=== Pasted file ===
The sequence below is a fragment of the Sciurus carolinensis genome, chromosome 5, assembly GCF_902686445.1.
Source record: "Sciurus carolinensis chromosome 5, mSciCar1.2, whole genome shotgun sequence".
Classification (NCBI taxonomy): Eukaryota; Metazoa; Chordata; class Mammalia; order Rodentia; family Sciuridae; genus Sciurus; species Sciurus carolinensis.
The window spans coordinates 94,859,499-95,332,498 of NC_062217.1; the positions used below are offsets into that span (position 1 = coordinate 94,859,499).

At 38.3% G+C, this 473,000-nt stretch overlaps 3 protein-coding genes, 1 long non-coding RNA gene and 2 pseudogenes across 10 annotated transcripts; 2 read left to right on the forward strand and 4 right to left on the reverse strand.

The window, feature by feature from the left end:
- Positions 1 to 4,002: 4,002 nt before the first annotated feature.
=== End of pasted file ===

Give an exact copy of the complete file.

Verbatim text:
The sequence below is a fragment of the Sciurus carolinensis genome, chromosome 5, assembly GCF_902686445.1.
Source record: "Sciurus carolinensis chromosome 5, mSciCar1.2, whole genome shotgun sequence".
Classification (NCBI taxonomy): Eukaryota; Metazoa; Chordata; class Mammalia; order Rodentia; family Sciuridae; genus Sciurus; species Sciurus carolinensis.
The window spans coordinates 94,859,499-95,332,498 of NC_062217.1; the positions used below are offsets into that span (position 1 = coordinate 94,859,499).

At 38.3% G+C, this 473,000-nt stretch overlaps 3 protein-coding genes, 1 long non-coding RNA gene and 2 pseudogenes across 10 annotated transcripts; 2 read left to right on the forward strand and 4 right to left on the reverse strand.

The window, feature by feature from the left end:
- Positions 1 to 4,002: 4,002 nt before the first annotated feature.